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How Dara Singh led the way for Sultan and Dangal


The entry of the two big Khans into the holy ring of Indian wrestling is a tribute to Hindi cinema's first action star, Dara Singh. On his birth anniversary, we look at the wrestler's last directorial venture which featured him in a role that both the Khans are set to repeat.

Shriram Iyengar

Hindi cinema's fascination with the ring dates back to the early '50s. Films like Rustom-e-Hind (1965), King Kong (1962), Tarzan were examples of the mass entertainers that featured the sport of wrestling. Even Amitabh Bachchan had a turn with the freestyle sport in films like Mard (1985) and Naseeb (1981). In recent years, Mary Kom (2014), Saala Khadoos (2015), Brothers (2015) and now, Sultan (2016) have revived the interest in the ring among audiences. The fascination stems from the myth of these contact sports being a representation of life's harsh conditions. Salman Khan's latest Sultan is the eternal underdog story of a down and out wrestler turning into a Mixed Martial Arts champion. Aamir Khan's soon to release Dangal will see him as a former wrestler who seeks to pursue his dreams through his daughters. These are heroes of the lost cause, survivors who refuse to tap out. This quality is always a winner at the box office. Just as Sylvester Stallone and the entire Rocky franchise. 

Dara Singh with Amitabh Bachchan in Manmohan Desai's Mard (1985)

Dara Singh's last directorial venture, Rustom (1982), is a marker of this very trend. Released in 1982, the film arrived at the fag end of the genial giant's career. The film starred him as a down and out wrestler who works as a stable boy, before his child's needs push him to fight one last big money fight. It is likely that the plotline was inspired by Stallone's Rocky series. Like Stallone, Dara Singh is the scriptwriter, dialogue writer, and director of this venture. The other members of the cast include Rajendra Kumar and Tanuja, with special appearances by Bhagwan Dada and Sohrab Modi. The magic though is not in the cast, or in the plot. It is in the scenes of wrestling in the ring. As an actor Dara Singh is but mediocre, but in the ring, he is a professional. The opening credits alone make watching the film worthwhile.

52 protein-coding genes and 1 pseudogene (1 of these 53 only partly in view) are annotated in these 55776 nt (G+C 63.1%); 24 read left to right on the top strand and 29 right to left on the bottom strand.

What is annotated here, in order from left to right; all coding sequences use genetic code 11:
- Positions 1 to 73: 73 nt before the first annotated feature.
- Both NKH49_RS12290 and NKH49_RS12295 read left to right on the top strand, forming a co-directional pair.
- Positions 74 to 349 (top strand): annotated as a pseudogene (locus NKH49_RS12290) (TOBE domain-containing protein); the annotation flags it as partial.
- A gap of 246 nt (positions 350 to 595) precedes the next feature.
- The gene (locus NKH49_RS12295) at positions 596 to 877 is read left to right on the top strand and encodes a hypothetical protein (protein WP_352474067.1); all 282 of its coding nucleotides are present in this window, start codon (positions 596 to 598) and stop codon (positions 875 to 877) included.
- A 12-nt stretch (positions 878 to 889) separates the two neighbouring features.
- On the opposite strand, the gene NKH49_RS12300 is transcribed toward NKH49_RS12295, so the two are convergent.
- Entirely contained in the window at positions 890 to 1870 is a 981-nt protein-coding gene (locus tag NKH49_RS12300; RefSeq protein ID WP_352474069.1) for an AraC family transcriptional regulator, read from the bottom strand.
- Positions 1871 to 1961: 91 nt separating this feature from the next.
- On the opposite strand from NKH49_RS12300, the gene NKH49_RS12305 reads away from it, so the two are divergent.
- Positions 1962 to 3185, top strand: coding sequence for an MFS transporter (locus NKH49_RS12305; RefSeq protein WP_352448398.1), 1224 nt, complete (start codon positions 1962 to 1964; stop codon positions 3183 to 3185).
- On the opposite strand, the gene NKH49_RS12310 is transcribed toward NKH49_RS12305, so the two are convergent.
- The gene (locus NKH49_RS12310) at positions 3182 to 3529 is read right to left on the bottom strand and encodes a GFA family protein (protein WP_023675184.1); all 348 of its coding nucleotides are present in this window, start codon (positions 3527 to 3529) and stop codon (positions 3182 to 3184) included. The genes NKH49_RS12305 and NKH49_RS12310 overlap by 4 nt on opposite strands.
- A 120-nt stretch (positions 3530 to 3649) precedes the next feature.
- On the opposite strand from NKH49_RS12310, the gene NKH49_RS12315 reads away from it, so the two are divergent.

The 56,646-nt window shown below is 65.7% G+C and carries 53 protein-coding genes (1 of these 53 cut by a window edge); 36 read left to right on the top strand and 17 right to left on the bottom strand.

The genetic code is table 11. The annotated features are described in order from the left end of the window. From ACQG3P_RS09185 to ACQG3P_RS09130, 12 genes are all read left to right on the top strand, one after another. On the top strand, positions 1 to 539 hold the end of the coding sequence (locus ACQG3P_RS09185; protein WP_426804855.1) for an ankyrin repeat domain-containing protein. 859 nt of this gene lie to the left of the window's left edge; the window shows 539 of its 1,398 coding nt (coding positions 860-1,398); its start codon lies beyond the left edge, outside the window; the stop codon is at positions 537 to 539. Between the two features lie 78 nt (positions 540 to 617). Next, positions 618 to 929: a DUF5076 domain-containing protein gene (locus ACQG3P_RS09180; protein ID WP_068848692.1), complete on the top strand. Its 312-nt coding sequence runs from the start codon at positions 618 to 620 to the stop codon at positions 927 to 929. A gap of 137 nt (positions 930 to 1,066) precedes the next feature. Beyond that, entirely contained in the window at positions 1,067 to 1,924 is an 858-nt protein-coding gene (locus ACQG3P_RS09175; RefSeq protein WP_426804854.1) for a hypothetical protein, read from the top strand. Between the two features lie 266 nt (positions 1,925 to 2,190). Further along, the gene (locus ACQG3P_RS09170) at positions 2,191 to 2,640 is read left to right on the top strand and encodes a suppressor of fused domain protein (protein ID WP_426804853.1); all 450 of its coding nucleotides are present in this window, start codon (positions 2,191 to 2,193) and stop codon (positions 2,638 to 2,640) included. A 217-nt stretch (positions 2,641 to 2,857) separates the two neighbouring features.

Like Sultan, Dara Singh's Rustom finds life away from wrestling untenable. Like Sultan, he struggles with a personal life. Like Sultan, he finds the inspiration to return to the ring from his love. The only difference though is the lack of a six pack or a toned physique on Dara Singh. Yes, the muscles still make a show. There is raw power at display, but none like the toned, hi-definition ones on Salman Khan's body. Dara Singh had the added advantage of knowing how wrestling works. His feats in the ring ensured that his moves on screen were never questioned. 

In 1982, Dara Singh's wrestling career was on its last legs. His career highlights included defeating world heavyweight champions like King Kong, Bill Verna, John Da Silva, and Rikidozan. Rustom finally sees the hero make a winning return to the ring, but with a price. His ultimate battle leaves him on his death bed. Cue some tearjerking drama from his son, and the hero rises again. 

The story of the underdog is always a cinematic treat. It provides context and substance to characters. It helps connect the hero with the audience, at the same time raising him into an aspirational idol. Be it Salman's Sultan, Aamir's Dangal, or Dara Singh's forgotten Rustom, the underdog wrestler continues to fight his battles on screen.